Feeling a bit ‘off’ this year and can’t quite put your finger on it? The sun is now shining, you can visit family and friends, and celebrate public liturgical services, so why are you not feeling so great? You think you should be back to normal as everything settles down.
For many of us, while life has turned in a positive direction, it may be much harder for our minds, bodies and spirits to adjust immediately to the new pace, as positive as it may be. This appears to be an extremely common current phenomenon, evident in my patients and those around me. The gravity of last year’s events is starting to hit many full force, emerging out of what has been an unhealthily prolonged period of operating in survival mode.
Think back to last year when our world was turned inside out and upside down by the threat of a deadly and contagious virus that caused international borders to close, and kept us confined in our homes for up to 23 hours a day. There were ever-changing, head-spinning restrictions to keep up with, and workplaces became increasingly more virtual as they adapted rapidly to this changed reality. Many families lost a lot of the practical supports they heavily relied on to keep the wheels turning. Many individuals experienced soul-crushing isolation, and for the first time in their lives, many suffered a steep decline in their mental wellbeing. As in health care, those working in pastoral care were challenged by the intense suffering of their flock, who were without the usual means of personal outreach that could support, heal and restore.
Grief was further complicated by families being separated from dying relatives, and funeral services being postponed or limited to the smallest numbers. Joy and celebration were put on hold, with happy events like weddings and baptisms interrupted. Access to churches and sacramental life was restricted, while other community activities could resume. Many lost their sources of income and, tragically, some lost their lives in despair. While many of us were able to adapt, survive and even see the silver linings in these difficult times, we cannot simply ignore the collective suffering and pain experienced. When we don’t process our emotions healthily and supress our challenging experiences, it can have an impact on our physical, mental and spiritual wellbeing.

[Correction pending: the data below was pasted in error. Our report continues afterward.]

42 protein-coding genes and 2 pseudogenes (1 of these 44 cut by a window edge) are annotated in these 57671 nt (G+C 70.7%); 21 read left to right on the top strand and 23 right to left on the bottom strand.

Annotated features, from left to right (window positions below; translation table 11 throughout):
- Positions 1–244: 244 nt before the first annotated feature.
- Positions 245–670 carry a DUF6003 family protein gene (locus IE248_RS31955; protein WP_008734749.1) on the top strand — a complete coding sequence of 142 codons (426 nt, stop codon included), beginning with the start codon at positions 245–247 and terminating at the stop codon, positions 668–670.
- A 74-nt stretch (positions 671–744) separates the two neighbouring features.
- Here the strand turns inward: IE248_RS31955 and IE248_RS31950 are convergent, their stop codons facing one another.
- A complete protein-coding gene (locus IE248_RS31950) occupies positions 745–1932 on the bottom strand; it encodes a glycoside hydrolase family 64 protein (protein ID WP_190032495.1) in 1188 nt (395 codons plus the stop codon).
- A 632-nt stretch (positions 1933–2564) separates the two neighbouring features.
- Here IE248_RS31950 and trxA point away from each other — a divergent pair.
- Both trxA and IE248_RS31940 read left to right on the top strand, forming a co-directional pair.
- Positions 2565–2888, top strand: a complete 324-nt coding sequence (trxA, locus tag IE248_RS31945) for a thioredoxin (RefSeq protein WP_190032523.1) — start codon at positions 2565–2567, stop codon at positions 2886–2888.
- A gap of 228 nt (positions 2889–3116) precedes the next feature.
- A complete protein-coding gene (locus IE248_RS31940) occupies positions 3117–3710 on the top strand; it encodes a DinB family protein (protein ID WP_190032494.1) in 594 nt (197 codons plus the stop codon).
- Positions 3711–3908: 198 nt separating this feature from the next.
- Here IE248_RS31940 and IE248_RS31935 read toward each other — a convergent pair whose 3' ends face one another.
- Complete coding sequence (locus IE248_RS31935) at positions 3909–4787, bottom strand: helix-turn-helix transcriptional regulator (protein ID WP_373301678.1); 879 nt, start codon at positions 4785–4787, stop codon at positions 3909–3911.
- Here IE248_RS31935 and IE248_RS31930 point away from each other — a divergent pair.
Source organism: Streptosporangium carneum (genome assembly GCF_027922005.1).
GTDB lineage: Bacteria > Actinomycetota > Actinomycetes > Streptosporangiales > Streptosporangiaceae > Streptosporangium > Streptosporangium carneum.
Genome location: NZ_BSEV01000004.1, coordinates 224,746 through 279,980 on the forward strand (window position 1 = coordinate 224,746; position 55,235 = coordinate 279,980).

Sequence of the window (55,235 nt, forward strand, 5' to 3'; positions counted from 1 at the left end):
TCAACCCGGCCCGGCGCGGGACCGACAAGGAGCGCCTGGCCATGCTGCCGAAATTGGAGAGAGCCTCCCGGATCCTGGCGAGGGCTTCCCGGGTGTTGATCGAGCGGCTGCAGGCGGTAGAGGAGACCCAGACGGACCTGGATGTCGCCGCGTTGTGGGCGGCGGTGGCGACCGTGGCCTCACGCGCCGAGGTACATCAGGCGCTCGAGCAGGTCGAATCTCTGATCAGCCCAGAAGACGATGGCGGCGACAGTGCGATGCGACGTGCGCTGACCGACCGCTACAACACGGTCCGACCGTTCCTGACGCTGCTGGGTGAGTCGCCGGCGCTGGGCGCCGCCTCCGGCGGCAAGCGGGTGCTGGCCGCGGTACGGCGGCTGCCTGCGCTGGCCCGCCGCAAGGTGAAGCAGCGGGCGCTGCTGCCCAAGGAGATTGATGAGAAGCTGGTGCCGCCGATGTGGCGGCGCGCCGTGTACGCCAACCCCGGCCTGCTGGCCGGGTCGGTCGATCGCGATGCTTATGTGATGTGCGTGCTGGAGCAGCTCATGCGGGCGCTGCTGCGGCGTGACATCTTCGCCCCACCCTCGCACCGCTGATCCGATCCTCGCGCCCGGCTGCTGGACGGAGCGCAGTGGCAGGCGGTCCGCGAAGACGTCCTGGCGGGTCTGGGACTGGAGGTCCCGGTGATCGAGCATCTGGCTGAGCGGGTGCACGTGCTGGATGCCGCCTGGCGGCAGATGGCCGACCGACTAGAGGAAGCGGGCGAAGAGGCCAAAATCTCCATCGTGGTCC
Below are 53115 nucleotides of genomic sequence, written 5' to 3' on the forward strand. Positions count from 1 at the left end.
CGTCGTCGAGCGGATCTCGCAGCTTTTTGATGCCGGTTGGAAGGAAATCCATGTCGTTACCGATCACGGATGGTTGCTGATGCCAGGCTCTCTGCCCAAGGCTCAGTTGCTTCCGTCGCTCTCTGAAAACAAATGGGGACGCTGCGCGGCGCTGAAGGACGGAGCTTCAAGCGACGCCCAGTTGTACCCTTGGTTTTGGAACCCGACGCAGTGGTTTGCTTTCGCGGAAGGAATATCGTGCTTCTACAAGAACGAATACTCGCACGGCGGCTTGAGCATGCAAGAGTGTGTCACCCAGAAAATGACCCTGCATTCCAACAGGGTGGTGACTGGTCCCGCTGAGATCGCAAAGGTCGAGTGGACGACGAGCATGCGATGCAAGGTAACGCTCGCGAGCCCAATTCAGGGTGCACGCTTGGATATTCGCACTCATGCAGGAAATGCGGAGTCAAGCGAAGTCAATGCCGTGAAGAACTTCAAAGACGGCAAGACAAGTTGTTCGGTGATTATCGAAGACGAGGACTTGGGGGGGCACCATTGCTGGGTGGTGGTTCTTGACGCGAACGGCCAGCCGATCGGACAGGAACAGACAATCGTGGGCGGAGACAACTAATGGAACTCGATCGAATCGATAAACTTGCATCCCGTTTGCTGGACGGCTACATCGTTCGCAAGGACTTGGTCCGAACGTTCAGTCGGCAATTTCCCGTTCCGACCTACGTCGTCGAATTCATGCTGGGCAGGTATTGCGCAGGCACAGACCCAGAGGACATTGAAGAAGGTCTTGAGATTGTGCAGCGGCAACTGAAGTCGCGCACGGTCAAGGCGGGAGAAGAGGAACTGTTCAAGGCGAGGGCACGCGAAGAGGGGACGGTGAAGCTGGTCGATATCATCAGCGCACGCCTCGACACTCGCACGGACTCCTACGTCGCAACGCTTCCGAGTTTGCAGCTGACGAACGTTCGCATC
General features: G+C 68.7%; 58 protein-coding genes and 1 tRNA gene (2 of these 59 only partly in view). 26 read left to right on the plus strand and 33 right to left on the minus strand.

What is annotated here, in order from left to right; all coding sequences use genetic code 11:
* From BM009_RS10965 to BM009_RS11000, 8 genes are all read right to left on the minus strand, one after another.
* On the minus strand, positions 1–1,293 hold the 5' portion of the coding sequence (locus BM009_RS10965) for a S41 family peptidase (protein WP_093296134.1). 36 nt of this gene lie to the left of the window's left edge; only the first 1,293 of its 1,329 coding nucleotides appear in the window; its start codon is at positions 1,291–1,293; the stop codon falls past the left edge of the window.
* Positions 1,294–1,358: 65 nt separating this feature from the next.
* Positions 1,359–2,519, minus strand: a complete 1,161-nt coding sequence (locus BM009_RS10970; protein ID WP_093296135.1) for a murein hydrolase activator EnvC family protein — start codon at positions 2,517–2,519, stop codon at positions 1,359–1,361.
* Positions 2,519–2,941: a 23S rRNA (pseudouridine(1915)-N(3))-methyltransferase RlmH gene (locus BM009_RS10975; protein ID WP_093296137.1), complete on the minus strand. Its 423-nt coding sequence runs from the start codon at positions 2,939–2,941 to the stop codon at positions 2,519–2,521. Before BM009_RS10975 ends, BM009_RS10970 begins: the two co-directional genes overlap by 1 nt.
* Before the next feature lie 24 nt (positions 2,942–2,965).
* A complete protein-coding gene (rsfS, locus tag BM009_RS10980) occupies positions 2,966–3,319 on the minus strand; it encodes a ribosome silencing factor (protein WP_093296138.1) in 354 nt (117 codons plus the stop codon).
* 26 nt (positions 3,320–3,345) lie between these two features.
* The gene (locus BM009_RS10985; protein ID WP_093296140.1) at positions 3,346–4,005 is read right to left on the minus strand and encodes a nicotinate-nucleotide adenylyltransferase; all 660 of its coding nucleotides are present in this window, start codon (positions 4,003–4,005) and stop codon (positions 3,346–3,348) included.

In addition to the COVID-19-related adjustment, the other elephant in the room is that of burnout. Interestingly, burnout has only been recently acknowledged as a medical reality (defined as an occupational phenomenon in the 11th revision of the International Classification of Diseases in 2019), even though it is something I have ‘diagnosed’ in both myself and others long before this. While the ‘textbook definition’ includes feelings of energy depletion or exhaustion, feelings of negativism or cynicism related to one's job, and reduced professional efficacy, the reality of the experience, like a lot of things, is more complex and nuanced. Australian researchers have demonstrated a wider scope of mental and physical effects, including anxiety, stress, depressed mood, irritability, anger, withdrawal, sleep disturbances, reduced motivation, impaired concentration, memory issues, brain fog, muscle aches, headaches and nausea, just to name a few.